Saturday, 20 October 2012


Hate List by Jennifer Brown

Here's the blurb of the book:
Five months ago, Valerie Leftman's boyfriend, Nick, opened fire on their school cafeteria. Val was as shocked as everyone else - but, despite her own serious injury, she's implicated in the crime because of the list. The list she and Nick made of people they hated. The list Nick used to pick his targets. 

Now, after a summer of seclusion, Val is forced to confront her guilt as she returns to school to complete her senior year. Haunted by the memory of the boyfriend she still loves and navigating rocky relationships with her family, her former friend, and the girl whose life she saved, Val must come to grips with the tragedy that took place, and her role in it, in order to make amends and move on with her life.

What drew me to this book, other than the intriguing title, was the fact that it focuses on the aftermath of the shooting, not the shooting itself or the time leading up to it. Sure, I expected to see the shooting and be told a fair bit about why Nick did it, or the reasons people think he did it (since he killed himself, too, and couldn't explain to anyone), but I figured the vast majority of the book would focus on Valerie's return to school. That was the part I was interested in. Unfortunately, it's the smallest segment of the book. I don't have the numbers to back this up, but I think the shooting and the immediate aftermath, as opposed to the "five months later" part, are at least half the novel. It's not what I expected.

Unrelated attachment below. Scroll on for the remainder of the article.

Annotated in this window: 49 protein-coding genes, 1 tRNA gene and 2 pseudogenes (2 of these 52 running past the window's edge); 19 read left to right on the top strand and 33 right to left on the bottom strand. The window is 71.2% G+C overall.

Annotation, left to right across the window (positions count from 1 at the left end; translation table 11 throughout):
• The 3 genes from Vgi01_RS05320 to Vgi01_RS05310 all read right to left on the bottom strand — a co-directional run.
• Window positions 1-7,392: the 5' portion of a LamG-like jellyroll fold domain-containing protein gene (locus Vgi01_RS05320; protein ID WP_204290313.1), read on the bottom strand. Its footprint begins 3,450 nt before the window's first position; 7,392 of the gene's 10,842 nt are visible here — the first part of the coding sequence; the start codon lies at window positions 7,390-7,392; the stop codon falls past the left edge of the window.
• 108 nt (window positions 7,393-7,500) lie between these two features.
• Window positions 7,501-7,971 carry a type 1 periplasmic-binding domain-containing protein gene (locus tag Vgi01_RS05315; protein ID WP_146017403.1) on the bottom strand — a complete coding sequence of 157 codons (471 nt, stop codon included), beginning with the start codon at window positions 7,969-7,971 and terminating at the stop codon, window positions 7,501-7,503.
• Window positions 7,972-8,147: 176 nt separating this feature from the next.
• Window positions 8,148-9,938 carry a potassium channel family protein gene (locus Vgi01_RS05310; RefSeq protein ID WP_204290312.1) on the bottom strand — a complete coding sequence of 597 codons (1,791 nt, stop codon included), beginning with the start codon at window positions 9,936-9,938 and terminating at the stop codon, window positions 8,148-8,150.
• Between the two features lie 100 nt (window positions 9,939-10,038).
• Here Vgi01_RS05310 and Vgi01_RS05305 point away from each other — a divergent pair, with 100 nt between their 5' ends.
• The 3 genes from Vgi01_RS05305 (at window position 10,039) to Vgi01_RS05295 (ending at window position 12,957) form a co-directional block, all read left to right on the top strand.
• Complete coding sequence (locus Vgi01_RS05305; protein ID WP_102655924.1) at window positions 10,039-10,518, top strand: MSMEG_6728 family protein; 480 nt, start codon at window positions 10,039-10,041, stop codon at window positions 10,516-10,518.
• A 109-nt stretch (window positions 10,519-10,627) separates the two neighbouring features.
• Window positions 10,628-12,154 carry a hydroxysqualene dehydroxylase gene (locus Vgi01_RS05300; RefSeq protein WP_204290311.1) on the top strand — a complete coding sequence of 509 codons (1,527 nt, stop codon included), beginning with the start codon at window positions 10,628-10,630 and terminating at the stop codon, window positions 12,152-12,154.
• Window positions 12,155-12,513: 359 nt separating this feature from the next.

When reading this book, it occurred to me that it falls somewhere between We Need to Talk About Kevin and the movie Mean Girls (although that comparison may be down to the Hate List itself, which struck me as being like the Burn Book). It's an odd place for it to sit, not sure if it wants to be light teen-lit or something with more depth. Honestly, it felt a little shallow to me. Maybe that's just because I was expecting a different novel to the one I got, I wanted to see the range of emotions and reactions to Valerie coming back to school, but people either ignored her or were a bit cold. Given that half the reason Nick opened fire on the students is that they ignored him, (the other half is that they picked on him a bit), this didn't seem the "navigating [of] rocky relationships" that was advertised.

I also think the pacing was off. Some parts were rushed through, others dragged out for too long, some thrown in haphazardly for no apparent reason. I couldn't put my finger on exactly what the problem was, but the balance wasn't right. Maybe I'm just being hard on it because it wasn't the book I expected it to be, wasn't the book I wanted to read. It's not a terrible book, but I doubt I'll be recommending it to anyone.

No comments:

Post a Comment